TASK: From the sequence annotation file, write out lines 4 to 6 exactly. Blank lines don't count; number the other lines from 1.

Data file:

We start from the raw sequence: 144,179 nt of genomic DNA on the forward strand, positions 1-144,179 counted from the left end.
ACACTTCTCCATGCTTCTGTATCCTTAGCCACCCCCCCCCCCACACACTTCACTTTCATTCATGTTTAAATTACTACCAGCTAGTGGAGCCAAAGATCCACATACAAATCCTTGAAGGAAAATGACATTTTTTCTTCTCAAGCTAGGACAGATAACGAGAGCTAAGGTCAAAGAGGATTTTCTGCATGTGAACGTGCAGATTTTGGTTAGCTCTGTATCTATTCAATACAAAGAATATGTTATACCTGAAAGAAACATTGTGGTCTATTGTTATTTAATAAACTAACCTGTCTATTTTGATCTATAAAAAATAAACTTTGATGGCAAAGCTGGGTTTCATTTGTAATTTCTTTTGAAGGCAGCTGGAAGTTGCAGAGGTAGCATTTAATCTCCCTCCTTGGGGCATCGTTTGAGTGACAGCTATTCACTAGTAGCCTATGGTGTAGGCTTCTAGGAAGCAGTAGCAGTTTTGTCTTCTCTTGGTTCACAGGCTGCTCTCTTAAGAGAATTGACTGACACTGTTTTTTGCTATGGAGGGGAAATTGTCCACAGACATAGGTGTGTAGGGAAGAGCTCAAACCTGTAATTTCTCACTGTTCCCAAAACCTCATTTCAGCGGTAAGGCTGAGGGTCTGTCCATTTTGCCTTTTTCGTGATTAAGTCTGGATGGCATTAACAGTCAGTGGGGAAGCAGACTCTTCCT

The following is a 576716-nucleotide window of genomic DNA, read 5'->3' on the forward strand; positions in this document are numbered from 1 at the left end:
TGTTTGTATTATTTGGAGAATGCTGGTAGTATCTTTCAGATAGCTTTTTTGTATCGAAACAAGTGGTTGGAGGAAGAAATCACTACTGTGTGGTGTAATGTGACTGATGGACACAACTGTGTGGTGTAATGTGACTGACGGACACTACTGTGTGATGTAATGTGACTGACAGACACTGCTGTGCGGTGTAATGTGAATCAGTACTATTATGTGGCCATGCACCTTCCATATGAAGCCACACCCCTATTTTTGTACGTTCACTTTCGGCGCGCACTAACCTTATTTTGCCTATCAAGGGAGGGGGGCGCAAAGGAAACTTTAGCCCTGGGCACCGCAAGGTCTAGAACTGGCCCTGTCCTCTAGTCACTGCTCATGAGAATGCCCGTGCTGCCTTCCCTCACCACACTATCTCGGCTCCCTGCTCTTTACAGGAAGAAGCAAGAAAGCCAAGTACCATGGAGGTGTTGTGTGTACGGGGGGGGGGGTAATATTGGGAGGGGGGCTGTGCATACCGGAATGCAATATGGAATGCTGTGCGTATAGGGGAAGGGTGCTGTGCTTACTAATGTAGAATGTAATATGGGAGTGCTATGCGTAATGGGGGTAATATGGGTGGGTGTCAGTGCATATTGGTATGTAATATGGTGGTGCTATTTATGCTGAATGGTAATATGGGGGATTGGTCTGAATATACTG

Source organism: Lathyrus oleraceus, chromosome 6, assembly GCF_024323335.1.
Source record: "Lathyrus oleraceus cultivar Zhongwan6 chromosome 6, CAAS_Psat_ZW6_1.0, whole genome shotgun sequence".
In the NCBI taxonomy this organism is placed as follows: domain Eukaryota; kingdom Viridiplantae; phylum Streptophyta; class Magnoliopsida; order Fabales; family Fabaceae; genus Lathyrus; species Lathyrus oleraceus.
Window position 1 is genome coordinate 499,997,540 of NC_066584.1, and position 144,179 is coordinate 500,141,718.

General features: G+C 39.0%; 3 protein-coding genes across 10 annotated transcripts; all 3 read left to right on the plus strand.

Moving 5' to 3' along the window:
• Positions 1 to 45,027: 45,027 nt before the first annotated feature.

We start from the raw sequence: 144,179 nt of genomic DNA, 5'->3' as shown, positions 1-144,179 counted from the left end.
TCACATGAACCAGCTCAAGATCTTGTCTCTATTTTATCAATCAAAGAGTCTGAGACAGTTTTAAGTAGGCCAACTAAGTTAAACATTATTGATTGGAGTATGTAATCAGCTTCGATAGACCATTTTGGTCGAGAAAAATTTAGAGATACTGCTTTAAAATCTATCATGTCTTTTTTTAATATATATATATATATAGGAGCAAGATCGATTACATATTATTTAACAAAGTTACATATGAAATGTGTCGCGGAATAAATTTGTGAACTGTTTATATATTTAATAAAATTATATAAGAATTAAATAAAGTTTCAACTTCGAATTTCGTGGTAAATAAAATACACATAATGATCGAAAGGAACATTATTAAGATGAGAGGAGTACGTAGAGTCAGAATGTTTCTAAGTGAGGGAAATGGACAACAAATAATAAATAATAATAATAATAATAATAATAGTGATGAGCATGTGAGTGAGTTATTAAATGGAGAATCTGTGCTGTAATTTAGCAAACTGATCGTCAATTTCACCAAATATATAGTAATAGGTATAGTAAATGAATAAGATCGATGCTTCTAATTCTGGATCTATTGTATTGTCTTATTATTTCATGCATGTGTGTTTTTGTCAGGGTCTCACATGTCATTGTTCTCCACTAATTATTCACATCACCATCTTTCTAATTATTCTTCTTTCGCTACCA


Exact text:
TGTTTGTATTATTTGGAGAATGCTGGTAGTATCTTTCAGATAGCTTTTTTGTATCGAAACAAGTGGTTGGAGGAAGAAATCACTACTGTGTGGTGTAATGTGACTGATGGACACAACTGTGTGGTGTAATGTGACTGACGGACACTACTGTGTGATGTAATGTGACTGACAGACACTGCTGTGCGGTGTAATGTGAATCAGTACTATTATGTGGCCATGCACCTTCCATATGAAGCCACACCCCTATTTTTGTACGTTCACTTTCGGCGCGCACTAACCTTATTTTGCCTATCAAGGGAGGGGGGCGCAAAGGAAACTTTAGCCCTGGGCACCGCAAGGTCTAGAACTGGCCCTGTCCTCTAGTCACTGCTCATGAGAATGCCCGTGCTGCCTTCCCTCACCACACTATCTCGGCTCCCTGCTCTTTACAGGAAGAAGCAAGAAAGCCAAGTACCATGGAGGTGTTGTGTGTACGGGGGGGGGGGTAATATTGGGAGGGGGGCTGTGCATACCGGAATGCAATATGGAATGCTGTGCGTATAGGGGAAGGGTGCTGTGCTTACTAATGTAGAATGTAATATGGGAGTGCTATGCGTAATGGGGGTAATATGGGTGGGTGTCAGTGCATATTGGTATGTAATATGGTGGTGCTATTTATGCTGAATGGTAATATGGGGGATTGGTCTGAATATACTG

Source organism: Lathyrus oleraceus, chromosome 6, assembly GCF_024323335.1.
Source record: "Lathyrus oleraceus cultivar Zhongwan6 chromosome 6, CAAS_Psat_ZW6_1.0, whole genome shotgun sequence".